Born in Hastings, New Zealand in 1973
He graduated from the Auckland Institute of Technology before moving to Australia to undertake postgraduate study at the Victorian College of the Arts.
He currently lives in Melbourne with his family and divides his time between art-making and his work as motion graphics designer at ACMI (Australian Centre for the Moving Image).
He has had solo exhibitions at Sherman Galleries Sydney, the Art Gallery of New South Wales Sydney, REMO in Osaka Japan, the International Festival of Digital Arts and Media in Sheffield, UK, the Centre for Contemporary Photography Melbourne, and the Rijksakademie van Beeldende Kunsten in Amsterdam, the Netherlands.
He has received the Australia Council London Studio Residency in 2005, a Guest Residency at the Rijksakademie van Beeldende Kunsten in Amsterdam in 2004, and numerous awards including the City of Stuttgart Prize for Animation and a Dendy Australian Short Film Award, both in 1996.
His work has featured recently in magazines including Art and Australia and Artlink and he is represented by Anna Schwartz Gallery.
In 2008, Crooks won the inaugural $100,000 Basil Sellers Art Prize – an award established by the philanthropic businessman to unite sport and art.
Static no.11 (man running) by New Zealand-born, Melbourne-resident artist Daniel Crooks, features his friend and sometime subject, champion sprinter and actor Christopher Brown in what must be one of the shortest award-winning roles ever filmed: four seconds of intensive running, filmed by a special 800-frames-a-second- camera at a Melbourne crash-testing facility and slowed down by 96 times to four-and-a-half minutes, designed, as Crooks says, to “open up that finishing-line moment”.
The director of the Ian Potter Museum of Art, Chris McAuliffe, said that he and his fellow judges were struck by the “visual, technical and historical complexity of the piece,” which creates “a lingering, poetic image of the body in motion. A moment in time has been extended in a meditation on the physical poetry of movement.”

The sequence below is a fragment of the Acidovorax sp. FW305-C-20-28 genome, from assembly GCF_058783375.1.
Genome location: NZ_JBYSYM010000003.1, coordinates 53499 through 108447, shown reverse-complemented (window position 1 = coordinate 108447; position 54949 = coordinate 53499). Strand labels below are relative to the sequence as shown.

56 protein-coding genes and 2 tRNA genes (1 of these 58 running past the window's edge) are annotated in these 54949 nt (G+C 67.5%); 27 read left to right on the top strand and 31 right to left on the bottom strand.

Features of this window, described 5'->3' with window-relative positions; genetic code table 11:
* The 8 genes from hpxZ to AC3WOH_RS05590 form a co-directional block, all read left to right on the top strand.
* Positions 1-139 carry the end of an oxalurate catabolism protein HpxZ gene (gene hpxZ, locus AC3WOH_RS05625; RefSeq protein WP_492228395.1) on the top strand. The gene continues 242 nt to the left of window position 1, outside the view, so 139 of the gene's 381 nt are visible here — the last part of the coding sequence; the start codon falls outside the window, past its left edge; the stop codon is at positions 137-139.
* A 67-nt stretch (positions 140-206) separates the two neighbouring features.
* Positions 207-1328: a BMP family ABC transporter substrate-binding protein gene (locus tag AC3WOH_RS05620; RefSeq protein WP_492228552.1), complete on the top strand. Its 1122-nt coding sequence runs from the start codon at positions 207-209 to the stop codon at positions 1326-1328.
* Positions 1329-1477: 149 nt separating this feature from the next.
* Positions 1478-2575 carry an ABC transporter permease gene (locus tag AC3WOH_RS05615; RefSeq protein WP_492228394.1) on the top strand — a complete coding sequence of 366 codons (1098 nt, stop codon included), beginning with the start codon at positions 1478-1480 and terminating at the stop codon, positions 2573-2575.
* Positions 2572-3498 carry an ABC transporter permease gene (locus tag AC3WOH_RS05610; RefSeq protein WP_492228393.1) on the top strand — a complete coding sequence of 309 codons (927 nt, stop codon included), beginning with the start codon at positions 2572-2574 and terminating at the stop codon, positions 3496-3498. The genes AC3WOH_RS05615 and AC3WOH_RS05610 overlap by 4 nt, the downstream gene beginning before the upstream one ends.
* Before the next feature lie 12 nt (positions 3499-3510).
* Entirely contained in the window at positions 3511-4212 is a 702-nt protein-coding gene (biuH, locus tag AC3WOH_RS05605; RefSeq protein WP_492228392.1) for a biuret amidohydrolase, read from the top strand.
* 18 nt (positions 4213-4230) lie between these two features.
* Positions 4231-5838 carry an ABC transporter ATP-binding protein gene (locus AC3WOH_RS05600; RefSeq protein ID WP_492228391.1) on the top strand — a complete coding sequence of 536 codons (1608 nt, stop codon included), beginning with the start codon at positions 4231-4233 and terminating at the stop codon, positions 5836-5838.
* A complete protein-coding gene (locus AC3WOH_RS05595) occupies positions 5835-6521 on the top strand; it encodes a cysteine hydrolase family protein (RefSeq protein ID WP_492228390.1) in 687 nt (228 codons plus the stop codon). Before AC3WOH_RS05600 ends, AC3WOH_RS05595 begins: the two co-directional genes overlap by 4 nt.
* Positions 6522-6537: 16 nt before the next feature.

A photo-finish, indeed, and the ideal metaphor for what has been for Daniel Crooks a series of eerie parallels between art and sport that began in earnest when he was invited to apply for the Sellers prize.
“It has been a serendipitous crossover and a crazy process,” he said yesterday. “I wanted to find a high-speed cam era capable of bio-mechanical analysis, and I wanted elite sports people. Then, I thought, wait a second: the Australian Institute of Sport has them all in the same room.” Crooks originally wanted to incorporate existing archival film, but it didn’t suit his purpose. “So I set about doing my own version,” he said. “I asked Christopher, who’s one of my oldest friends – we met at an athletics club when we were nine. He was the perfect combination of best friend, runner and professional actor. So he got on the treadmill … we had six goes and, of course, the last was the one.” Crooks’s work may concentrate on the finishing line, but it also takes a telescopic view of film in art and sport, particularly the motion-analysis of the 19th-century pioneers Etienne-Jules Marey and Eadweard Muybridge and, indeed, the images suggested by the more contemporary photo-finish techniques. “The links are intrinsically tied into sport and physical activity,” he said.